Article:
Shoulder pain is a common problem, especially with older people. While shoulder pain may be caused by a multitude of underlying issues, one of the most common causes are injuries to the rotator cuff.
The American Academy of Orthopaedic Surgeons reported that nearly 2 million people in the United States visited their doctor for a rotator cuff problem in 2008.
The rotator cuff is a network of four muscles that form a covering around the head of the upper arm bone, helping to keep the arm in the shoulder socket. The rotator cuff helps to lift and rotate the arm, so when injured or torn, it can make daily activities like getting dressed, sleeping and raising the arm difficult.
Several factors contribute to rotator cuff tears, including lack of blood supply and overuse. The blood flow to the rotator cuff diminishes as people age, leaving it susceptible to injury and tearing.
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Repetitive stress, caused by repeating the same motions over and over, can also result in rotator cuff injuries, including tears. As a result, most rotator cuff tears are a result of a slow degeneration of the rotator cuff muscle/tendon.
Treatment for rotator cuff tears can include a variety of options, from physical therapy to shoulder replacement. The type of treatment required will depend on a number of factors, including tear size, patient age and activity, and whether the patient has shoulder arthritis.
Patient age is one of the most important factors in determining whether surgical repair will help heal the tendon. Studies show that as a patient’s age increases into the late 60s and 70s, the reliability of a tendon healing declines.
Surgery for a rotator cuff tear may include an arthroscopic (minimally invasive) procedure or reverse total shoulder replacement. Most commonly, arthroscopic techniques are used to repair a tendon back to its normal attachment point on the humerus, a long bone in the arm.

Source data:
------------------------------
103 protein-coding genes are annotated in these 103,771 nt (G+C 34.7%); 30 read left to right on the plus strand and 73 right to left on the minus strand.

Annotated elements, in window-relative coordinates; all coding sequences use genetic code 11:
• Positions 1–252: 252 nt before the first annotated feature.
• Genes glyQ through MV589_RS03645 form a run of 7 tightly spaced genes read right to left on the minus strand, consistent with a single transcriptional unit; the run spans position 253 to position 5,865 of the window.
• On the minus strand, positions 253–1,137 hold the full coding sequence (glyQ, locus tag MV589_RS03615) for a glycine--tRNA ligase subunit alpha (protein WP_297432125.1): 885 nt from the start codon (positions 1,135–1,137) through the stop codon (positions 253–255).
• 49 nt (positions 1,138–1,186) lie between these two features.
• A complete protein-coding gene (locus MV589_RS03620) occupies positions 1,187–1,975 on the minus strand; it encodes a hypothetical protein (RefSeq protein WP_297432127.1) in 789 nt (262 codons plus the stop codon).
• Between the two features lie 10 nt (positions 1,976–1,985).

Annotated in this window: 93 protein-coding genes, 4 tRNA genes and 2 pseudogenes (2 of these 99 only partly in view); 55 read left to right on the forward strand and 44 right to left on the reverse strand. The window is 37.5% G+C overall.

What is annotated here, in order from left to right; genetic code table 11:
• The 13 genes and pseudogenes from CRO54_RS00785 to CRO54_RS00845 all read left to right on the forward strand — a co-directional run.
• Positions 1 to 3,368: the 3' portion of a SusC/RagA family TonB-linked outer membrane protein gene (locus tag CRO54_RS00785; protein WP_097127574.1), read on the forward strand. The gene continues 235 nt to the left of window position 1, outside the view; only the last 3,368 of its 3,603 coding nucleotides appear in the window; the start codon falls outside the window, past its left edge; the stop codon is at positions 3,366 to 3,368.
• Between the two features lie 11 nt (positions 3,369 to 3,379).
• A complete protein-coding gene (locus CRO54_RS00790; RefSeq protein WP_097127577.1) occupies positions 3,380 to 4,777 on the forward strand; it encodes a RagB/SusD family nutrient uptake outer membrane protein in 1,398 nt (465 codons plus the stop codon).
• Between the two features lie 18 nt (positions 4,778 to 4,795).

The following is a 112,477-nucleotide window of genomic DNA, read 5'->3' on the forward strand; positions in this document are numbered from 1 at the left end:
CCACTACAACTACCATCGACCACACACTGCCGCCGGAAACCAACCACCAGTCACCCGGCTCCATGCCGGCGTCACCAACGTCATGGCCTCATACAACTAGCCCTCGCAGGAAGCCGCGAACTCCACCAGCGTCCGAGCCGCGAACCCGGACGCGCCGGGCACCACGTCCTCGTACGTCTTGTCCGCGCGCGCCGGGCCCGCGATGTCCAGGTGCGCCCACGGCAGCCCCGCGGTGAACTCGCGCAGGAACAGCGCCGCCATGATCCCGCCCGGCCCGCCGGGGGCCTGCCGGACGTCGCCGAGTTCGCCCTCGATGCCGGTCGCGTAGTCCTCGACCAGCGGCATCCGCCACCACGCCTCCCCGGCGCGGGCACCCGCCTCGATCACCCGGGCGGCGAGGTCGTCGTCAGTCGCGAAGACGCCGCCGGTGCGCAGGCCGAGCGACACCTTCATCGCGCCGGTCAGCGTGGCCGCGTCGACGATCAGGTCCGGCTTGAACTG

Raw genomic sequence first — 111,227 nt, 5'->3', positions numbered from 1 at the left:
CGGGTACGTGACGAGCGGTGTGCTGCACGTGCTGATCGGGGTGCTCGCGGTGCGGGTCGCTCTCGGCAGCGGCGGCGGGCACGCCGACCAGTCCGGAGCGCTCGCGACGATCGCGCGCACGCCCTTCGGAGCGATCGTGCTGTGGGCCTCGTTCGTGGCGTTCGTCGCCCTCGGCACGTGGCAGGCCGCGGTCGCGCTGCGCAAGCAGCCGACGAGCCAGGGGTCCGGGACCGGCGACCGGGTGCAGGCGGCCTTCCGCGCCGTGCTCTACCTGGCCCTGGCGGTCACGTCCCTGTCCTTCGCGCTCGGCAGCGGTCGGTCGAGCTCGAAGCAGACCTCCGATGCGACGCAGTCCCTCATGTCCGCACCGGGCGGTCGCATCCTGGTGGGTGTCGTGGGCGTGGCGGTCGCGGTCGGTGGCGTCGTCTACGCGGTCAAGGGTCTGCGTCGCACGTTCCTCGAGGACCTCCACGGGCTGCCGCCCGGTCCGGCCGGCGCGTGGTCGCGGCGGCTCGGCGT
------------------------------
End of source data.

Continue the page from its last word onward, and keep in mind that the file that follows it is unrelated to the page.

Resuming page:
Arthroscopic rotator cuff debridement is often reserved for older, low-demand patients with non-repairable, large rotator cuff tears and adequate shoulder range of motion. The procedure trims the torn portions of the rotator cuff tendon in order to remove some of the tissue that is causing pain.
Reverse total shoulder replacement is used in older patients with irreparable, large rotator cuff tears and an inability to elevate their arm above shoulder height. This procedure is also used for patients with shoulder arthritis and associated rotator cuff tears. During this surgery, the position of the ball and socket is changed, which alleviates pain and increases shoulder range of motion.
Persistent and significant shoulder pain is a common ailment that most frequently is a consequence of age-related changes in the shoulders. Fortunately, a majority of the patients who suffer will not require surgery. If you are experiencing shoulder pain or suffering from an injury, talk to your physician about options to help alleviate the pain.
Dr. Ryan Donegan is with Bluegrass Orthopaedics and Hand Care.